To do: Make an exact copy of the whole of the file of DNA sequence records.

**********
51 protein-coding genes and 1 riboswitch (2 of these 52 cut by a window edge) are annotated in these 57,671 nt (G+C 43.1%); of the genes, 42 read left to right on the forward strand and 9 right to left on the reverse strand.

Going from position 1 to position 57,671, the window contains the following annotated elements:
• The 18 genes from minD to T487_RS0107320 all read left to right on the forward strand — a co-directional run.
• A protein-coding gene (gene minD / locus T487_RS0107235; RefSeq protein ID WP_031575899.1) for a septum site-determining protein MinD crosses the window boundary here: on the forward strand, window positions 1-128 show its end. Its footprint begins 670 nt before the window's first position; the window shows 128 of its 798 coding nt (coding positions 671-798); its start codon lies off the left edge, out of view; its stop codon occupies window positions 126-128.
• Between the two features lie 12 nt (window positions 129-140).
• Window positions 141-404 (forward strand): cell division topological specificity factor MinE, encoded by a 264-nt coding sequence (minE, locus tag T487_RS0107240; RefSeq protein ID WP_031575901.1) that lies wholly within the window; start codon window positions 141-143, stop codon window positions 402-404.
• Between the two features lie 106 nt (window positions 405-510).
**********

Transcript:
51 protein-coding genes and 1 riboswitch (2 of these 52 cut by a window edge) are annotated in these 57,671 nt (G+C 43.1%); of the genes, 42 read left to right on the forward strand and 9 right to left on the reverse strand.

Going from position 1 to position 57,671, the window contains the following annotated elements:
• The 18 genes from minD to T487_RS0107320 all read left to right on the forward strand — a co-directional run.
• A protein-coding gene (gene minD / locus T487_RS0107235; RefSeq protein ID WP_031575899.1) for a septum site-determining protein MinD crosses the window boundary here: on the forward strand, window positions 1-128 show its end. Its footprint begins 670 nt before the window's first position; the window shows 128 of its 798 coding nt (coding positions 671-798); its start codon lies off the left edge, out of view; its stop codon occupies window positions 126-128.
• Between the two features lie 12 nt (window positions 129-140).
• Window positions 141-404 (forward strand): cell division topological specificity factor MinE, encoded by a 264-nt coding sequence (minE, locus tag T487_RS0107240; RefSeq protein ID WP_031575901.1) that lies wholly within the window; start codon window positions 141-143, stop codon window positions 402-404.
• Between the two features lie 106 nt (window positions 405-510).